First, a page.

Will this conservative Supreme Court be terrible for the LGBTQ+ community?

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Kevin Ashley, Staff Writer

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Gay Marriage is a massive point of concern for many people in the LGBTQ+ community. Five years ago, same-sex marriage was legalized and thousands of same-sex couples legally married. Now, people are genuinely concerned their marriages are under attack. With a conservative majority, the court could easily rule to overturn gay marriage.

 

The United States Supreme Court is the highest court in the land and is arguably the most powerful branch of government. As of today, it is currently stacked with a  6-to-3 conservative supermajority. 

 

The LGBTQ+ community has fought long and hard to get the same rights as heterosexuals. Marriage not only joins two people together, but married couples receive a plethora of benefits: better rates on health, car and liability insurance as well as inheriting property or medical power of attorney. It was only 5 years ago that gay people were able to receive these benefits. In 2015, the Supreme Court legalized gay marriage in all 50 states.  The idea that this new court could turn back all the progress made in the past decade of fighting is very jarring and concerning the millions of LGBTQ+ people living in the nation. 

 

COD Pride Alliance President J Gebner, said, “In most regards conservative courts have and just conservative justices, in general, have not done the best in upholding the rights of LGBT in general.” Her (Amy Coney Barett) view seems to be that things regarding social change like LGBT stuff. She thinks it is up to the legislature to pass laws to protect our rights. She doesn’t think it is the court place to decide if these laws are constitutional or to protect our rights.” 

Conservatives often say the courts should not be used for social change or to protect the rights of marginalized groups. If they don’t believe a group deserves rights, the conservatives leave issues up to the states or claim that the courts are no place for social change. But then conservatives also go above and beyond to make sure social change can’t happen in Congress or at the state legislative level.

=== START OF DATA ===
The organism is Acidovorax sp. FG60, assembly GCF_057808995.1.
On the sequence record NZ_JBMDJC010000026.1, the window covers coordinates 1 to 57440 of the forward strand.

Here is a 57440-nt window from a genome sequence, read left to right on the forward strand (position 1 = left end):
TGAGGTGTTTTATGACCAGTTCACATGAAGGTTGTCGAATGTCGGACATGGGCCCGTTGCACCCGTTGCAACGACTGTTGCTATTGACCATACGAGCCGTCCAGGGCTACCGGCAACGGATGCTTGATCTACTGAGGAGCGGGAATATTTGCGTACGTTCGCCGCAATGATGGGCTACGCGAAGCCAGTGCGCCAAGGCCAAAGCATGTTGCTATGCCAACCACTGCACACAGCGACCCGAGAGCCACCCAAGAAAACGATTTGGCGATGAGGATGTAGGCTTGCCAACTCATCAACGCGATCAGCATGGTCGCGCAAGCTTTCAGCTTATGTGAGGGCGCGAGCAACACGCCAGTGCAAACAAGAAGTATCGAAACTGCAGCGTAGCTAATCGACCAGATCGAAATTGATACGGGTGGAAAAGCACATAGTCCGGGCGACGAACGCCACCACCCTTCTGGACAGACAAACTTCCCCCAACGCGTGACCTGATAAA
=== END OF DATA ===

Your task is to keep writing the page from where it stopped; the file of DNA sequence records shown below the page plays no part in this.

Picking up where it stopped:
This new conservative Supreme Court leaves the LGBTQ+ community in a very dangerous position. In 2003, laws that made gay sex a criminal offense were ruled unconstitutional by the Supreme Court; in 2015, gay marriage was made legal by the Supreme Court. This year, the court ruled being LGBTQ+ is not grounds for you to be fired from your place of work. Gay marriage and workplace protections for gay people are two things that the Republican Party has outlined in the 2020 platform that they are against. They want, and now have, to appoint justices who will overturn these rulings.

 

Two Supreme Court justices have already said they are against the gay marriage ruling and Amy Coney Barett’s past statements about her position against gay marriage confirm three justices are primed and ready to overturn gay marriage. The only hope now is Chief Justice John Roberts and Justice Neil Gorsuch to protect the community from being set back. Given their current record and them voting to make discrimination against LGBTQ+ people in the workplace is unconstitutional it gives a glimmer of hope. However, if one thing is true the LGBTQ+ community’s future seems incredibly uncertain.